Back in the 70’s of the 20th century, the NATO forces needed a tank that would be able to counter Soviet T-72 and T-80 so they launched the MBT project. Due to various differences in approach and also due to the conflicted economic interests, the MBT project failed and most of the leading NATO countries started the development of their own tanks of the new generation. The US came up with the M1A1 Abrams, Great Britain developed the Challenger, French decided to pursue Leclerc, Italian choose their project called Ariette and the Germany started developing the Leopard.
The backbone of the German armored forces was for a very long time the Leopard 2A4 version. It is a robust tank that weights some 55 tons in battle conditions and its appearance on the battlefield is both impressive and intimidating.
Its 120 mm Rheinmetall L44 gun allows it to take out any tank, vehicle or fortification and its flat tungsten/titanium armor provides the protection against most shells and missiles in operational use.
For tackling the infantry, it is equipped with one 7.62 coaxial machine gun and one 7.62 anti-aircraft gun on top of the turret.
Its powerful 1479 hp (1103 KW) engine allows it to move on almost any terrain and it gives the Leopard 2A4 a maximum speed of 68 km/h on the road.
Finally, it has a digital targeting system that allows it to fire at the moving targets while it is also on the move on the ranges of 5.000 meters. Of course, the ammunition that L2A4 uses has its limitations so the SABOT shells are effective against other tanks within the range of 2 kilometers. All of this together makes the Leopard 2A4 a feared tank amongst its potential adversaries.
Leopard 2A4 Today
As from 2003, the Germany decided to heavily decrease the number of tanks in its armed forces so most of their L2A4s were sold to other countries while the main tank of the Bundeswehr nowadays is the Leopard 2A6. The L2A4s mostly ended in friendly and NATO countries and a lot of them are still using it. The German Leopard 2A4s were mainly sold to Canada, Finland, Spain, Chile, Denmark, Norway and Greece and they are still in active service in those countries.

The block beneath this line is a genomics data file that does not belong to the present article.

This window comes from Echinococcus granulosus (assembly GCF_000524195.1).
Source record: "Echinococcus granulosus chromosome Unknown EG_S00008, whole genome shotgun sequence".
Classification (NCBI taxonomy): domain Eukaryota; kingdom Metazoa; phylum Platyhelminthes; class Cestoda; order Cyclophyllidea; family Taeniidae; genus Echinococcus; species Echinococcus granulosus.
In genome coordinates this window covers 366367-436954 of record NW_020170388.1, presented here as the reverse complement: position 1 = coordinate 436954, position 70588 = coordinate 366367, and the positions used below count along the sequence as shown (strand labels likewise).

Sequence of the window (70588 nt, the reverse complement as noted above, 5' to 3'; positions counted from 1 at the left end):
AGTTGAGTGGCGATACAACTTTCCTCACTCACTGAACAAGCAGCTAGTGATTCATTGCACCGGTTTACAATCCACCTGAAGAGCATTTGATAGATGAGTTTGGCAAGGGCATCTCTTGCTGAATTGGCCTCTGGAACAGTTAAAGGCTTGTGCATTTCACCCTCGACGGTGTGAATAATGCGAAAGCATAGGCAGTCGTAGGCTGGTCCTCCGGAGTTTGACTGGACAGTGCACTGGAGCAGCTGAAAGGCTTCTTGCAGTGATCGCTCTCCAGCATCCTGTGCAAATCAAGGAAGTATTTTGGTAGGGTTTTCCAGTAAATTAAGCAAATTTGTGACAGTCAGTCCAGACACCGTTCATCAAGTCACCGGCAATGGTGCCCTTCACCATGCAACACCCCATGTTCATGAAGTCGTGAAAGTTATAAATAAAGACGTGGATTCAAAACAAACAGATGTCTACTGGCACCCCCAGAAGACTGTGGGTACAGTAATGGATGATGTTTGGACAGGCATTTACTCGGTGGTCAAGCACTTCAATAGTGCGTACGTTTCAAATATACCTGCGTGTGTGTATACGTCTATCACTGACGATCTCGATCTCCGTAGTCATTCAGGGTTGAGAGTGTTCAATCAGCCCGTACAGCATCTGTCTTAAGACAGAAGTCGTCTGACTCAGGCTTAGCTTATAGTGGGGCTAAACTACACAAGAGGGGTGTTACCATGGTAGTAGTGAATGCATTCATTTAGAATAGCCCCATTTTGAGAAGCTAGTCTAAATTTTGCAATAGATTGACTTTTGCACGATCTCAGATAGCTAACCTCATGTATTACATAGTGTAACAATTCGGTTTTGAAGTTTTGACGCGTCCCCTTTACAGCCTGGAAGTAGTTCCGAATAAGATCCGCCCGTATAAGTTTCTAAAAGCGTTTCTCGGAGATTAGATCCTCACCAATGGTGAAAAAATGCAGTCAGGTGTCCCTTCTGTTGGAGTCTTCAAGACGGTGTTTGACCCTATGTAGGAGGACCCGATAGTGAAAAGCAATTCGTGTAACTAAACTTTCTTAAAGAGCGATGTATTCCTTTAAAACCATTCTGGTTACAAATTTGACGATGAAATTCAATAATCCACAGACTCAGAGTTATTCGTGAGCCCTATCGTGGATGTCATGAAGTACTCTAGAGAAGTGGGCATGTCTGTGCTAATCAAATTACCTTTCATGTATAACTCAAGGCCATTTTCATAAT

There were several upgrades on these machines with their current operators so the Canadian version has some of the additional protection that can be seen on the L2A7. It was meant to be up-gunned with the usage of the L55 gun but it proved to be less than adequate in the conditions of Afghanistan war theatre so the standard L44 gun remained in service.
The Turkish army developed a new additional composite armor for additional protection on their Leopard 2A4s and it provided some additional protection to their tanks. Also, they completely overhauled the turret and integrated the new optic systems. This is to be used on their Altay tank concept but it has proven very effective on the L2A4s.
Weight: 55.15 tons in battle conditions
Length: 9.67 m
Height: 2.79 m
Width: 3.70 m
Armament: 1 x L44 120 mm Smoothbore gun, 2 x 7.62 mm machine gun
Radius: Road – 340 km, Off-road – 220 km
Max. Speed: 68 km/h forward, 31 km/h reverse